Whether gastrectomy with D2 lymphadenectomy improves survival of patients with AGC compared with gastrectomy with D1 lymphadenectomy is controversial. The Dutch trial and British Medical Research Council trial failed to show a benefit of gastrectomy with D2 lymphadenectomy for survival, but rather showed that this procedure increased the rate of complications, such as pancreatic juice.1–5,7,8 Macroscopic metastasis and micrometastasis to the LN around the left gastric artery (station 7) and suprapancreatic area might be causes of such a result. D1 lymphadenectomy in these studies is perigastric LN dissection, and it is different from D1 lymphadenectomy in the latest Japanese gastric cancer treatment guidelines (2010).27 In other words, D1 lymphadenectomy includes station 7 in the Japanese gastric cancer treatment guidelines of 2010. Station 7 is LN in the mesentery, and it is necessary to examine the significance of metastasis to station 7. On the other hand, a randomized trial in Taiwan demonstrated an improved survival of 6 % after D2/3 lymphadenectomy compared with D1 lymphadenectomy.9 Moreover, according to the long-term (15 years) results of a randomized nationwide Dutch D1/D2 trial, not OS but the disease-free survival rate was shown to improve after D2 lymphadenectomy.30 Therefore, the guidelines of the European Society for Medical Oncology and the National Comprehensive Cancer Network have been amended to recommend D2 lymphadenectomy as the standard treatment procedure. When metastasis to suprapancreatic LN in AGC is unclear by preoperative diagnosis and if the operative complications of D1 and D2 lymphadenectomy are similar, D2 lymphadenectomy is recommended as a standard procedure. However, for AGC with defined suprapancreatic LN metastasis, preoperative chemotherapy might be recommended.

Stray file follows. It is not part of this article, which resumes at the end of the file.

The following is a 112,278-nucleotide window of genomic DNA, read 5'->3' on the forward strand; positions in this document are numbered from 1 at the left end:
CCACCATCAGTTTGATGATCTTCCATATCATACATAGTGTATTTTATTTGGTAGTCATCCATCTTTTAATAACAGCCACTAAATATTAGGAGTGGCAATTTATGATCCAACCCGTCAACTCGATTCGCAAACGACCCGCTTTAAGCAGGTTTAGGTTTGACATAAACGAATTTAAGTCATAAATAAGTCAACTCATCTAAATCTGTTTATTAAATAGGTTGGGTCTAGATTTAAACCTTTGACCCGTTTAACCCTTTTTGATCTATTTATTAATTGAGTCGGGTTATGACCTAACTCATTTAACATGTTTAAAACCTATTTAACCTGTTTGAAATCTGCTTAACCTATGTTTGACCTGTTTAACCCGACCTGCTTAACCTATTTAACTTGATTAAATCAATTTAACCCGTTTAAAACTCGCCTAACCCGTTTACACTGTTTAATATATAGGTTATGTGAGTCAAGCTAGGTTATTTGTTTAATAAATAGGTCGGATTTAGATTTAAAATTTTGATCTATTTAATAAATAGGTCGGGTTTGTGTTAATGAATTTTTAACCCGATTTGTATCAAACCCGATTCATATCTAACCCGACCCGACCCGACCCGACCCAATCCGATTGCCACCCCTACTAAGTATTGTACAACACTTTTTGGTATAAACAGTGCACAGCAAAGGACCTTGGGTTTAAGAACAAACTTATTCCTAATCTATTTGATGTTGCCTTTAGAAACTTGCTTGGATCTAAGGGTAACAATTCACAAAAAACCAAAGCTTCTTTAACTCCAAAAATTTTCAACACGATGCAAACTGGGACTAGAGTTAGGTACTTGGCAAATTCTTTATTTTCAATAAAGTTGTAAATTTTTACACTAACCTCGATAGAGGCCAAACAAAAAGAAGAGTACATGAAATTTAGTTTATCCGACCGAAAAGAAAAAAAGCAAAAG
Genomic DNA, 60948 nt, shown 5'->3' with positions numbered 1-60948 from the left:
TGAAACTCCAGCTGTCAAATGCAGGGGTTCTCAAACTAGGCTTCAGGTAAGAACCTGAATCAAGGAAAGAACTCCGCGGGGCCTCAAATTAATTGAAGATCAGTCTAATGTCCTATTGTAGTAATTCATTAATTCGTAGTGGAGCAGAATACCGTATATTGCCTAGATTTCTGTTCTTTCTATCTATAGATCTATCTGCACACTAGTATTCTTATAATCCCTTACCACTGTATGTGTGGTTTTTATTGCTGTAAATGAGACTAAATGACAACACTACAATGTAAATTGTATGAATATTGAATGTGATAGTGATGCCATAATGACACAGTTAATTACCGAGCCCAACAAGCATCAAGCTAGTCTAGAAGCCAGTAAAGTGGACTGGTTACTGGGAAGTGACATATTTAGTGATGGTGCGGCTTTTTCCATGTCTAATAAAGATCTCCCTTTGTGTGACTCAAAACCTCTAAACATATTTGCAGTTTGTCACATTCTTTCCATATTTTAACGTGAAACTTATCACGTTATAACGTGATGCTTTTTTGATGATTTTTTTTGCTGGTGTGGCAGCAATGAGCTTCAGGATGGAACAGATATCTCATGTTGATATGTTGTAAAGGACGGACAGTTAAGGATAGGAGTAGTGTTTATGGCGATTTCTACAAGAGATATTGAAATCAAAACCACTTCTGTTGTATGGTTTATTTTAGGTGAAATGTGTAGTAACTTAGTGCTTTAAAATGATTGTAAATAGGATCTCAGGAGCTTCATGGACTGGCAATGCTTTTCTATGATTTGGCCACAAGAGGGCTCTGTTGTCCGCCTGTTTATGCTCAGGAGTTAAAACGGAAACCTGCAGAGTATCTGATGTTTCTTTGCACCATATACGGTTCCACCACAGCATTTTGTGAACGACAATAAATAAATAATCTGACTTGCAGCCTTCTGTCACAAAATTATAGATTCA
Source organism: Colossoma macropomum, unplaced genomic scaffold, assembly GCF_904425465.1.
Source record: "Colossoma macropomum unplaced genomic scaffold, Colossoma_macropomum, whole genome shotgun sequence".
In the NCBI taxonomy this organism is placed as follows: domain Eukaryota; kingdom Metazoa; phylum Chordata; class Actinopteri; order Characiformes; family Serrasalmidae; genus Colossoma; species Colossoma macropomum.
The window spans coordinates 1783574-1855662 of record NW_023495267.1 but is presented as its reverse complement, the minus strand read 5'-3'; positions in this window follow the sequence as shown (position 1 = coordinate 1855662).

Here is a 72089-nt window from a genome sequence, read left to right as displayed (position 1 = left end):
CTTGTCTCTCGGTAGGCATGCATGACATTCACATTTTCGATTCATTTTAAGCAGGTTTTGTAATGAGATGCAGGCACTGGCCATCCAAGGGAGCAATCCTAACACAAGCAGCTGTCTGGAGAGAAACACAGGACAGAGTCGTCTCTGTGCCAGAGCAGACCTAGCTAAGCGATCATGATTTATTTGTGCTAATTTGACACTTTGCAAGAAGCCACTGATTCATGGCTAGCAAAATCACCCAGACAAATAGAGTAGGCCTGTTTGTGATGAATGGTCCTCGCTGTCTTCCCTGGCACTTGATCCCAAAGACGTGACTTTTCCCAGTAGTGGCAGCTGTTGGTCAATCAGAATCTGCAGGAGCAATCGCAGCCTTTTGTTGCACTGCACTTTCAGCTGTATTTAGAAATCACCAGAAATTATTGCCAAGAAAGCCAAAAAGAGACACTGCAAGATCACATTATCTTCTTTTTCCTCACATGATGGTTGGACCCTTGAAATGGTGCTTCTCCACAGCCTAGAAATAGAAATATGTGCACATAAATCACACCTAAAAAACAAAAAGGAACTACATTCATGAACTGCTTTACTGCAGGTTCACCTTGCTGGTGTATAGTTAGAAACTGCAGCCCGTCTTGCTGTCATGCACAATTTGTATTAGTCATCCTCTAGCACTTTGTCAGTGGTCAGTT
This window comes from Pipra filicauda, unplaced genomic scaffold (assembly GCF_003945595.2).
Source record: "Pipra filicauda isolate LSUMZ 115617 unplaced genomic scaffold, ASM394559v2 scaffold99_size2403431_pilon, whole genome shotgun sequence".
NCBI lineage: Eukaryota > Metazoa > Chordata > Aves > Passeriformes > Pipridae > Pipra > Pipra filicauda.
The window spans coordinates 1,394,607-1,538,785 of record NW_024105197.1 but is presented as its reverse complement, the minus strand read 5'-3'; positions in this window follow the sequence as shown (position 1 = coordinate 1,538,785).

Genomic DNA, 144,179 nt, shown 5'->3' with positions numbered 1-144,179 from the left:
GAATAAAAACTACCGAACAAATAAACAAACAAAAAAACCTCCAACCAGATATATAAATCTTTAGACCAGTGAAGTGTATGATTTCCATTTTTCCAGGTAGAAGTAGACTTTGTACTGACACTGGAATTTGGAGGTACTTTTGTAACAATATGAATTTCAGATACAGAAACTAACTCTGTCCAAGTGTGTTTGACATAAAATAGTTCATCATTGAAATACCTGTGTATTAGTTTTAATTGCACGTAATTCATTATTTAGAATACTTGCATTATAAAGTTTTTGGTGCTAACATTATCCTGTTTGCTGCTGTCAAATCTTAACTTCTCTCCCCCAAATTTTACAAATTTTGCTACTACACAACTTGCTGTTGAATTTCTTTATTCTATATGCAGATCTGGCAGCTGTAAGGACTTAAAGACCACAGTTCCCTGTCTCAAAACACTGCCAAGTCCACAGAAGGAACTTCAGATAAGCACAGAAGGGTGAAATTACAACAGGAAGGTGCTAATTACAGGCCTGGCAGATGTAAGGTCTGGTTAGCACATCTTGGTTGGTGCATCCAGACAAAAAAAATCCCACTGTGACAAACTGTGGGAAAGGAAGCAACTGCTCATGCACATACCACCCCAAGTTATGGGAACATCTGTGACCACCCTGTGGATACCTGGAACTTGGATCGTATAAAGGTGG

In this study, metastatic suprapancreatic LN were examined and station 7 was not examined. The presence of more than two total metastatic LN and vascular invasion were associated with AGC with metastatic suprapancreatic LN, which accounted for 35.8 % of all AGC. AGC with metastatic suprapancreatic LN had a larger number of total metastatic LN, suggesting that the prognosis of patients with this disease was extremely poor. This may be a reason why it is difficult to prove the benefits of gastrectomy with D2 lymphadenectomy for survival of patients with AGC. Therefore, further multicenter studies are required to confirm the prognosis and clinicopathological characteristics of AGC with metastasis to suprapancreatic LN. Additionally, micrometastasis, the molecular biological characteristics of AGC with metastatic suprapancreatic LN, and circulating cancer cells are required to clarify the clinical significance of suprapancreatic metastasis in the near future.